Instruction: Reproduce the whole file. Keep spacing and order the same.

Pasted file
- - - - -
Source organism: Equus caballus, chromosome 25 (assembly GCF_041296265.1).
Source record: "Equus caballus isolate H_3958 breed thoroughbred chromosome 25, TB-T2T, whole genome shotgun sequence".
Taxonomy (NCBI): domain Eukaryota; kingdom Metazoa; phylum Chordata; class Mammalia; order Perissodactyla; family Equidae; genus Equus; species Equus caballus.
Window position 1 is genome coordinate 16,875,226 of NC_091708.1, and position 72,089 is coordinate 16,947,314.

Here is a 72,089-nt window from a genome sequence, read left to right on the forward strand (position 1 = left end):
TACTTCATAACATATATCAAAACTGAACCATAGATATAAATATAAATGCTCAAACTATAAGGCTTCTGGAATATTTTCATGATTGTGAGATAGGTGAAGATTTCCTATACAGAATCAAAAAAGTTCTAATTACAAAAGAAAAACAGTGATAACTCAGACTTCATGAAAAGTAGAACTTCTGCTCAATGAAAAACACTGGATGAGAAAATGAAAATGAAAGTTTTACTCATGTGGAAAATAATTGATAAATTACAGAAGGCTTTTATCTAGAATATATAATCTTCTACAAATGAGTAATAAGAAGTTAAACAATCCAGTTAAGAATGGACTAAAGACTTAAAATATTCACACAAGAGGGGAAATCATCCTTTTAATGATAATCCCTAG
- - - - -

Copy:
Source organism: Equus caballus, chromosome 25 (assembly GCF_041296265.1).
Source record: "Equus caballus isolate H_3958 breed thoroughbred chromosome 25, TB-T2T, whole genome shotgun sequence".
Taxonomy (NCBI): domain Eukaryota; kingdom Metazoa; phylum Chordata; class Mammalia; order Perissodactyla; family Equidae; genus Equus; species Equus caballus.
Window position 1 is genome coordinate 16,875,226 of NC_091708.1, and position 72,089 is coordinate 16,947,314.

Here is a 72,089-nt window from a genome sequence, read left to right on the forward strand (position 1 = left end):
TACTTCATAACATATATCAAAACTGAACCATAGATATAAATATAAATGCTCAAACTATAAGGCTTCTGGAATATTTTCATGATTGTGAGATAGGTGAAGATTTCCTATACAGAATCAAAAAAGTTCTAATTACAAAAGAAAAACAGTGATAACTCAGACTTCATGAAAAGTAGAACTTCTGCTCAATGAAAAACACTGGATGAGAAAATGAAAATGAAAGTTTTACTCATGTGGAAAATAATTGATAAATTACAGAAGGCTTTTATCTAGAATATATAATCTTCTACAAATGAGTAATAAGAAGTTAAACAATCCAGTTAAGAATGGACTAAAGACTTAAAATATTCACACAAGAGGGGAAATCATCCTTTTAATGATAATCCCTAG